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Nursing, hospital peak bodies condemn audit

The Commission of Audit (CoA) has put forward reforms to keep Australia’s healthcare system “efficient and competitive”.

Acknowledging the current health system is not well equipped to face future challenges, including an ageing population and rising health services costs, the report highlights nine short- to medium-term healthcare reforms.

Amongst these is the introduction of co-payments for all Medicare-funded services. General patients would pay $15 per service for their first 15 each year, and $7.50 per service after that. Concession care holders would be charged $5.00 each for the first 15 visits and $2.50 beyond that threshold.

In addition, the commission has suggested requiring higher-income earners to take out private health insurance for basic health services, in place of Medicare.

ANMF federal secretary Lee Thomas said a GP fee and hospital tax would mean the end of universal healthcare under Medicare.

“The CoA was meant to ensure taxpayers receive value for their tax dollars and was expressly forbidden from touching concessions for wealthy superannuants and the fossil fuel industry, which currently cost the taxpayer $45 billion dollars a year,” Thomas said. “Instead, it has chosen to punish families, the aged, the disabled and the chronically ill. How can this possibly be value for our tax dollars? On behalf of our members, the ANMF is again calling on Mr Abbott to reject these recommendations, for the sake of all Australians.”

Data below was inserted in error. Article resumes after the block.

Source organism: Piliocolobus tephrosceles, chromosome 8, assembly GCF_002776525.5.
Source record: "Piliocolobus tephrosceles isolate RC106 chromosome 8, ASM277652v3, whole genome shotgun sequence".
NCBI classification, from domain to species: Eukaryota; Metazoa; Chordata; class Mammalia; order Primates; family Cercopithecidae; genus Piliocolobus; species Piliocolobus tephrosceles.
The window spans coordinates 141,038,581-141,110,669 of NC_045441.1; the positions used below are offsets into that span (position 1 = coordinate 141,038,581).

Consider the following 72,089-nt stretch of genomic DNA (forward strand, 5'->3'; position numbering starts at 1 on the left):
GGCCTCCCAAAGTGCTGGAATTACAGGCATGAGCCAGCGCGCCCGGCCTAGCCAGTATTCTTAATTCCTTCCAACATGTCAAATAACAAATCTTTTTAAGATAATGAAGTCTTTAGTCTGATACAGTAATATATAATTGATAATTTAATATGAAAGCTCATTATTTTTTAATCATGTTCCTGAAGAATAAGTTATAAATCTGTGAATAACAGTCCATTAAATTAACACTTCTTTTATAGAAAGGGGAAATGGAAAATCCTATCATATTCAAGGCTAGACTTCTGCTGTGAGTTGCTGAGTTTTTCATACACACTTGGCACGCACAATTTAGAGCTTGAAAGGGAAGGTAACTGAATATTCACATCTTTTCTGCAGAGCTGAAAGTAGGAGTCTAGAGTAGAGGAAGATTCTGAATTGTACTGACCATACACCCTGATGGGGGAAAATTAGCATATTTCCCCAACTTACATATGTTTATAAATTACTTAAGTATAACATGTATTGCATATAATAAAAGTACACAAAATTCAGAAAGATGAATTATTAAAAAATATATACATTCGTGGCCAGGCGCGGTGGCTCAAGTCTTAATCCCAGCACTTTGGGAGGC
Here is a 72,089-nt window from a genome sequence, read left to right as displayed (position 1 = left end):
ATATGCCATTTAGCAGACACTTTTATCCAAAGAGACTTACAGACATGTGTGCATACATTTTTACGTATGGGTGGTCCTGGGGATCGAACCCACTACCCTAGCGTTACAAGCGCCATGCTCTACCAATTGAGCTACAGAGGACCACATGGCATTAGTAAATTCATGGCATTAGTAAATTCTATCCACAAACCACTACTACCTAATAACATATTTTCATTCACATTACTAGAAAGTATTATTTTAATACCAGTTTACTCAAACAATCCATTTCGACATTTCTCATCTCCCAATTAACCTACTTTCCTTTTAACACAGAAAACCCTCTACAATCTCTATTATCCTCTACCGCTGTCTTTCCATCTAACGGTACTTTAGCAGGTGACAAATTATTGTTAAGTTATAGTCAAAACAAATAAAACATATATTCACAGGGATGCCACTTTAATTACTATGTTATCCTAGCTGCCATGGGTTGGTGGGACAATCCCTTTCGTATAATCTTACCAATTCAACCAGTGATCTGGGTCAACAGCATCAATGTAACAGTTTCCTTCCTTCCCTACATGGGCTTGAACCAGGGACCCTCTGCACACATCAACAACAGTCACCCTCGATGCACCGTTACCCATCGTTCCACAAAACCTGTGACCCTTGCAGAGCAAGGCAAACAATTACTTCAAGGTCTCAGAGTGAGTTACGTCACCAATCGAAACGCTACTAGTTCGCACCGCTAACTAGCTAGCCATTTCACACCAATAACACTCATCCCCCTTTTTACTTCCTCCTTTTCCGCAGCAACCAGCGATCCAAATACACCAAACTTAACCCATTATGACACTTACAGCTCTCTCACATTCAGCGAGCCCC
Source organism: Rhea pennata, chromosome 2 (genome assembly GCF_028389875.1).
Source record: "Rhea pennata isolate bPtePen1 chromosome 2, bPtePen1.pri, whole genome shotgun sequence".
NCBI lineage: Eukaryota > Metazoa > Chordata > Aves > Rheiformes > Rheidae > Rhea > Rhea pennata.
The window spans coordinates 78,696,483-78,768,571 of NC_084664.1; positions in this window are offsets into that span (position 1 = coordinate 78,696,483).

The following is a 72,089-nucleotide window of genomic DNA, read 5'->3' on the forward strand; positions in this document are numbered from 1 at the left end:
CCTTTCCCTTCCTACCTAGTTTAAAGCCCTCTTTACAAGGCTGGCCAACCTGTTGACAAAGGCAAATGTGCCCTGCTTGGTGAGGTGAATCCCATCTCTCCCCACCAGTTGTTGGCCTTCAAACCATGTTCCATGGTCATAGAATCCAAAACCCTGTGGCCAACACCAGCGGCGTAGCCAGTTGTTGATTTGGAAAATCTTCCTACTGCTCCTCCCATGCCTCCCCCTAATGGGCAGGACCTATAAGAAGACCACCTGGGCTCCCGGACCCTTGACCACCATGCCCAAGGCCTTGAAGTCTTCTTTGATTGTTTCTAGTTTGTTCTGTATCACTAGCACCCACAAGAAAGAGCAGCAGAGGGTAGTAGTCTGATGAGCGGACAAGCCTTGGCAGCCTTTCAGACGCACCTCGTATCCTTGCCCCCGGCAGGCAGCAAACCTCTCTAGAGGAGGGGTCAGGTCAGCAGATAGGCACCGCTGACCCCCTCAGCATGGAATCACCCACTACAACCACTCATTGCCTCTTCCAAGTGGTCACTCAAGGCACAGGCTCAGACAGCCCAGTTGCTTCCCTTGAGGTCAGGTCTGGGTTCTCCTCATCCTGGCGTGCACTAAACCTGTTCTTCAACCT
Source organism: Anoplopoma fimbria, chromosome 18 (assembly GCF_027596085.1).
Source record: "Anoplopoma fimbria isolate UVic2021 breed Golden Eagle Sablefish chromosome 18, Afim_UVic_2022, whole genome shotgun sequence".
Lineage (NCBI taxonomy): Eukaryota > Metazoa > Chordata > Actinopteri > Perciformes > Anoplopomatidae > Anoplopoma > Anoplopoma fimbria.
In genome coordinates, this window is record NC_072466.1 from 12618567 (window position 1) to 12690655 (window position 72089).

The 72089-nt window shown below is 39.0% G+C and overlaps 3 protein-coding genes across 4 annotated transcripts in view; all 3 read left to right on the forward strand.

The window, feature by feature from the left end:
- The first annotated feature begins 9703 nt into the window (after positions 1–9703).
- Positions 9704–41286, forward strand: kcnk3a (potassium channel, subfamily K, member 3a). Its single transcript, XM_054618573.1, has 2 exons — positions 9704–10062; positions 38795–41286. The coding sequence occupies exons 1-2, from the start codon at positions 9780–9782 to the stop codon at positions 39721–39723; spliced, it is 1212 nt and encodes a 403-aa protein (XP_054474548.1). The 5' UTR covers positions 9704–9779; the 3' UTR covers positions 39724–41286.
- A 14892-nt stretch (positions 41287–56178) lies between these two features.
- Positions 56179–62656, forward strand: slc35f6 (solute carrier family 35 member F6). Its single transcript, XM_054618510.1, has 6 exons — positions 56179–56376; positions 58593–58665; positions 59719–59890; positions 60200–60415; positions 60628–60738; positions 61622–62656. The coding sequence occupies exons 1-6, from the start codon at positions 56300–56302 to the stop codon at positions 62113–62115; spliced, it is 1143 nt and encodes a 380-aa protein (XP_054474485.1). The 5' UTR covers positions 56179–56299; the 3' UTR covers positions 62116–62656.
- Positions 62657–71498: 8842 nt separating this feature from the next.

She also raised concerns for low-paid aged-care workers, whom she said would be affected “by minimum wage benchmarking of 44 per cent of average earning for years to come”.

Australian Healthcare and Hospital Association CEO Alison Verhoeven applauded the commission’s acknowledgement of the complexity of healthcare and the need for structural reform.

However, she said the recommendations “will do little to support such lofty principles, and much to undermine them, particularly via the initial incremental changes it proposes to the health system”.

“While the Commission makes much of the predicted increases in health expenditure,” Verhoeven said, “it makes no recommendations that encourage a greater focus on health promotion and disease prevention, which are clearly an effective approach to reducing costs and improving the health of the community.

“It also appears likely that we are moving towards a two-tiered system of ‘haves and have-nots’ in health: the government needs to keep in mind that a productive economy requires healthy workers. It is in the interests of a healthy tax base that we have a healthy population; particularly, if as government has signalled, it wants to keep people in the workforce for longer.”

Visit ncoa.gov.au/report/phase-one/part-b/7-3-a-pathway-to-reforming-health-care.html to read the health recommendations in full.

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